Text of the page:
Snoqualmie Tribe Steps Up to Assist During COVID-19

The Snoqualmie Tribal Campus and Casino is closed to non-essential
employees, but many others are busy doing what they can for their
community and local healthcare providers.
The team of volunteers recently sorted, packaged, and delivered more than 2,000 pounds of fresh produce and dairy from the casino’s five dining venues to several community organizations in order to families that are facing hardship, including the Snoqualmie Valley Food Bank, Chief Seattle Club, Union Gospel Mission, and LightHouse StoreHouse.
In addition to food donations, the Snoqualmie Tribe and Snoqualmie Casino consolidated medical supplies at each of their respective locations for delivery to Swedish Hospital in Issaquah and the North Bend Snoqualmie Police Department. More than 5,000 masks, 1,000 pairs of gloves and 500 containers of disinfectant wipes were among the supplies donated.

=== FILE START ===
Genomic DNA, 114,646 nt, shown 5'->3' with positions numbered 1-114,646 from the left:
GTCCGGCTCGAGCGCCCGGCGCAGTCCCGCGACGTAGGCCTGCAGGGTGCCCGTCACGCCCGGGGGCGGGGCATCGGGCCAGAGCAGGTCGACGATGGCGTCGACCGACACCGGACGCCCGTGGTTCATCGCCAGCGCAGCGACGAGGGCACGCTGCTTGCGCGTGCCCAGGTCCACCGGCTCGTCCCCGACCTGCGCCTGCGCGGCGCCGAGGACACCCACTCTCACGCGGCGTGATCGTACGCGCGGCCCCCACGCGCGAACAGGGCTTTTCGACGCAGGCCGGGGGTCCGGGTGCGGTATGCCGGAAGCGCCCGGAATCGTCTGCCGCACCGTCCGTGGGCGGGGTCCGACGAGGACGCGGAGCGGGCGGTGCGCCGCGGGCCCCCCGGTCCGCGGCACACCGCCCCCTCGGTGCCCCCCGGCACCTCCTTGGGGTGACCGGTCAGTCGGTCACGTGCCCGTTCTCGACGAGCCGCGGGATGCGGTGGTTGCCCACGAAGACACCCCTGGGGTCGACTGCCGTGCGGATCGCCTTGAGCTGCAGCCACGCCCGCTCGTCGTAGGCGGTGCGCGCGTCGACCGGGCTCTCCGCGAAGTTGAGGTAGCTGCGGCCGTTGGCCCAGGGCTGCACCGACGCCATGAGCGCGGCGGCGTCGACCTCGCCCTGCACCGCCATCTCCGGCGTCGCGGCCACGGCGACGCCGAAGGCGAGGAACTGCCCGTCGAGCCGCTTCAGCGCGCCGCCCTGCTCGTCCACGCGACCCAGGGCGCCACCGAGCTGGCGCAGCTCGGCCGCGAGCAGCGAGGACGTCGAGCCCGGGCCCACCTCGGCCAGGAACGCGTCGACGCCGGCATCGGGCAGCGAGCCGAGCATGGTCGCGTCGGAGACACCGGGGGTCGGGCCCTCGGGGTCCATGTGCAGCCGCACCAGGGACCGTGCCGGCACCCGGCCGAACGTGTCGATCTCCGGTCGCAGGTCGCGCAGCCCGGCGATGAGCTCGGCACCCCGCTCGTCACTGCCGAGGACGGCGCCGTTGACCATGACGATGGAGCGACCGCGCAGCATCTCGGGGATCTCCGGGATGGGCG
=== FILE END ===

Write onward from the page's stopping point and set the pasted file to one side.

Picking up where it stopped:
“In the middle of this unprecedented health crisis we must all work together to see to the needs of the people in our communities,” said Snoqualmie Tribal Chairman Robert de los Angeles. “While we are doing everything possible to help our Tribal members and employees, we are also aware of the needs of the greater community and want to help where we can.”
Snoqualmie Valley Food Bank Executive Director Nikki Lloyd said the need at the food bank only keeps growing. “This health crisis has created a true financial emergency for many families,” she said.
A community effort like the one led by the Tribe is increasingly necessary to make possible the weathering of this storm.
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is an assistant editor at 425 magazine.
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